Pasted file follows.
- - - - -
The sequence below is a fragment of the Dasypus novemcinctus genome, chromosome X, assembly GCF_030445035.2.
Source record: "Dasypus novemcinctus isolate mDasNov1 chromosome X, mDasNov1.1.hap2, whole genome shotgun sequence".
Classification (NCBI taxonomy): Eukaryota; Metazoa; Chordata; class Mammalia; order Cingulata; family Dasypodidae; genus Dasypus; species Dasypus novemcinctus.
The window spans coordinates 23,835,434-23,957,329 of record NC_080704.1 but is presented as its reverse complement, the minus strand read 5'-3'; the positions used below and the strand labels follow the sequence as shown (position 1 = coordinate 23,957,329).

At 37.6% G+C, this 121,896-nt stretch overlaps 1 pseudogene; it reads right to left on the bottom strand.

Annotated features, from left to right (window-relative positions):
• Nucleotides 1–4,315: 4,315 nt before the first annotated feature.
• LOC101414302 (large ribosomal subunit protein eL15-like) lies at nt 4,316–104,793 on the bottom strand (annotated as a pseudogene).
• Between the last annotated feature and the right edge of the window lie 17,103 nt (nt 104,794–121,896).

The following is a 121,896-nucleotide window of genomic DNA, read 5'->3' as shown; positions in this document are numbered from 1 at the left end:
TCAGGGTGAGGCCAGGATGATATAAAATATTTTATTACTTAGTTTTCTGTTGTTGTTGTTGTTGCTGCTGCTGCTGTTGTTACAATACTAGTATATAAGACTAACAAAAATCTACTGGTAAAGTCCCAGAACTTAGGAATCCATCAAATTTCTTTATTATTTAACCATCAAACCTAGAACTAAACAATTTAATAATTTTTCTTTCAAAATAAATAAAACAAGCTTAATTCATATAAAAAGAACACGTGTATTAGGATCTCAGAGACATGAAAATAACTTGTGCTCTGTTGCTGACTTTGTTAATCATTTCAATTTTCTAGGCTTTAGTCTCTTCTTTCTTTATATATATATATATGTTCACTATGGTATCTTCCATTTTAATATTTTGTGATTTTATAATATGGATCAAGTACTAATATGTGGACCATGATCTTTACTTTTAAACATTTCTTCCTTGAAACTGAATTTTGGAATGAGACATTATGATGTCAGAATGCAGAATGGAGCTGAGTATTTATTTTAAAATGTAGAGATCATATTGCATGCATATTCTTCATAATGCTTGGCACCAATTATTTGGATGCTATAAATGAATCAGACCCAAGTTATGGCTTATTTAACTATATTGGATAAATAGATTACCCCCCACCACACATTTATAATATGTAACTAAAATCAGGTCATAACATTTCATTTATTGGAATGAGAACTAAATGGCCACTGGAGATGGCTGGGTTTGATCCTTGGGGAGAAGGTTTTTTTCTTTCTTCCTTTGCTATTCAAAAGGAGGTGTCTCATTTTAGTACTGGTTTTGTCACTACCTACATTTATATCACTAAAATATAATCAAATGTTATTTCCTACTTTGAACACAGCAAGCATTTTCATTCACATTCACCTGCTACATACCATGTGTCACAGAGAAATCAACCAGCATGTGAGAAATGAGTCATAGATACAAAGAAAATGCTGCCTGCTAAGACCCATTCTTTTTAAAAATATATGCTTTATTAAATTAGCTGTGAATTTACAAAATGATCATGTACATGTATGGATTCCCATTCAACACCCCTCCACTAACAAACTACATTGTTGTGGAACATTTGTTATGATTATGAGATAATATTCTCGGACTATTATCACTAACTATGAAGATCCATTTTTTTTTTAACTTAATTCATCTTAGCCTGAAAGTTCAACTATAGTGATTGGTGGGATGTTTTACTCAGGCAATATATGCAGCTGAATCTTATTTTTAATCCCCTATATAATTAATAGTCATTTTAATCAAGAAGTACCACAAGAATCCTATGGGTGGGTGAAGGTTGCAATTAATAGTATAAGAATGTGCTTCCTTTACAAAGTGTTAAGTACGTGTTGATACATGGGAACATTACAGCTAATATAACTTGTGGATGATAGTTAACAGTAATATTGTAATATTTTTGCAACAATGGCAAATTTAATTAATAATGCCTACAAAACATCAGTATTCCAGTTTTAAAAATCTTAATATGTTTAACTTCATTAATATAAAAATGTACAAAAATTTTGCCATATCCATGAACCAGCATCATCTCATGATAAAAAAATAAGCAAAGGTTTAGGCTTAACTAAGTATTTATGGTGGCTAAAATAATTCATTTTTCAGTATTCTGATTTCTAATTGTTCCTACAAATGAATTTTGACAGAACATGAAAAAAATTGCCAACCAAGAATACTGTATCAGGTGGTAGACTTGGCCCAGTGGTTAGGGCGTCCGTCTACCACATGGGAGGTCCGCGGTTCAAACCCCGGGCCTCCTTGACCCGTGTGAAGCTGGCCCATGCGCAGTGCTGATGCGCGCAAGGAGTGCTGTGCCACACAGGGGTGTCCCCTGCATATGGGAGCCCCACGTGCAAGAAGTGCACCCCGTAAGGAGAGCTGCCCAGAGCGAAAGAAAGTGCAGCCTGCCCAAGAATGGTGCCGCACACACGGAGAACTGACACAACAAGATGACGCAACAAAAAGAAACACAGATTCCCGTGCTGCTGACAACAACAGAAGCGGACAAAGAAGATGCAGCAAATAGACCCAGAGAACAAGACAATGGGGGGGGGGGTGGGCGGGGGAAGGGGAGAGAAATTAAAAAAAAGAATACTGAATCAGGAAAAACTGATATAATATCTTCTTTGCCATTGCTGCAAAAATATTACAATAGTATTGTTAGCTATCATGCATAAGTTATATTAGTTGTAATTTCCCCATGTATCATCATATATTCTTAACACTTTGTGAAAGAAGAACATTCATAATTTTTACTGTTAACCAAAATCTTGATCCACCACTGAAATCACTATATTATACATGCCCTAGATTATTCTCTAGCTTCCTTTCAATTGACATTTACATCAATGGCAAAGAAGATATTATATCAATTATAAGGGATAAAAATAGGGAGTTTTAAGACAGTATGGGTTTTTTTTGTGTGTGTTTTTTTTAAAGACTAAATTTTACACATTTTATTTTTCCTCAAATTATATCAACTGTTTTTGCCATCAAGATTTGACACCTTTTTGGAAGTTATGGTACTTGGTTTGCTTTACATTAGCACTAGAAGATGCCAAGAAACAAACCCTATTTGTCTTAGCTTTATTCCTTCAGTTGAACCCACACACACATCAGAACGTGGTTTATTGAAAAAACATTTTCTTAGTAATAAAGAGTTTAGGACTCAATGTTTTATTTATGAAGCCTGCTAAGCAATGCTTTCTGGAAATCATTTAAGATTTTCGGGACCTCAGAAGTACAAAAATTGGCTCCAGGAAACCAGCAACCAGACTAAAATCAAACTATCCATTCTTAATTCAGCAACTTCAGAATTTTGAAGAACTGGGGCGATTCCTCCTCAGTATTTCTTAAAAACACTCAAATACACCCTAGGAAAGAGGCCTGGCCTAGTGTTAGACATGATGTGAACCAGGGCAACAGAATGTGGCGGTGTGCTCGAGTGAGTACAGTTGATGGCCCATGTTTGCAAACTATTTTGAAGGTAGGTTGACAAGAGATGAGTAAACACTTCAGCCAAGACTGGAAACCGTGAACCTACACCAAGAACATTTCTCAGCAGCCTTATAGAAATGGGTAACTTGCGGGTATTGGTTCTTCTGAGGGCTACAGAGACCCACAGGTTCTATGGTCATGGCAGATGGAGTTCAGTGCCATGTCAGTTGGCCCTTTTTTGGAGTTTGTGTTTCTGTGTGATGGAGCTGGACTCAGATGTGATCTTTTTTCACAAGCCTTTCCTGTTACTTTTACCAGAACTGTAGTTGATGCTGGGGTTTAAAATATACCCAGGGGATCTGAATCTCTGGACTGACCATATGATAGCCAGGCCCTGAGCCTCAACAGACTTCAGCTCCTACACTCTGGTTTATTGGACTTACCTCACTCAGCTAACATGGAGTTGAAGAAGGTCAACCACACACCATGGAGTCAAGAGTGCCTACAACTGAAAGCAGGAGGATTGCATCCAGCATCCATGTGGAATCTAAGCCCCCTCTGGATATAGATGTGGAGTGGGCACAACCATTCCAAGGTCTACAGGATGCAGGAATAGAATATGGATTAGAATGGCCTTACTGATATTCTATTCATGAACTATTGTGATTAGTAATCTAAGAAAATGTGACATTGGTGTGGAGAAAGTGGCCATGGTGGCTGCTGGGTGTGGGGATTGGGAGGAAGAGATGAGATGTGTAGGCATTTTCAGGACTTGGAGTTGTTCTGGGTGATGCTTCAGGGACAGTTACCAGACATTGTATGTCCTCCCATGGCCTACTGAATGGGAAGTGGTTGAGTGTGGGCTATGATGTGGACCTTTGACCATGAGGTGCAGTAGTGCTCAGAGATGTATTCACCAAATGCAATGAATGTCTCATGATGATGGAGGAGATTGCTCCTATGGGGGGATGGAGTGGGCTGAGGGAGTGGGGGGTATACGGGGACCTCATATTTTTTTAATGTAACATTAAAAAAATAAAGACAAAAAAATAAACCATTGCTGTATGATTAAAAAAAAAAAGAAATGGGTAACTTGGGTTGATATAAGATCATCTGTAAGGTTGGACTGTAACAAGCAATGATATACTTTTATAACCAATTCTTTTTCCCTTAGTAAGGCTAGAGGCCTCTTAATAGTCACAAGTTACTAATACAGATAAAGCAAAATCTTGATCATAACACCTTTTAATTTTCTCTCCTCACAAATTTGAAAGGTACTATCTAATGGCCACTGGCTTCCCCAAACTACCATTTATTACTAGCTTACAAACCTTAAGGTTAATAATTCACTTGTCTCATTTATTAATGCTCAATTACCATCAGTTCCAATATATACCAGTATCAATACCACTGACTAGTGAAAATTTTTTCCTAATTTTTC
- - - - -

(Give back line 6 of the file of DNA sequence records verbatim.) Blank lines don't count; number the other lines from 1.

Annotated features, from left to right (window-relative positions):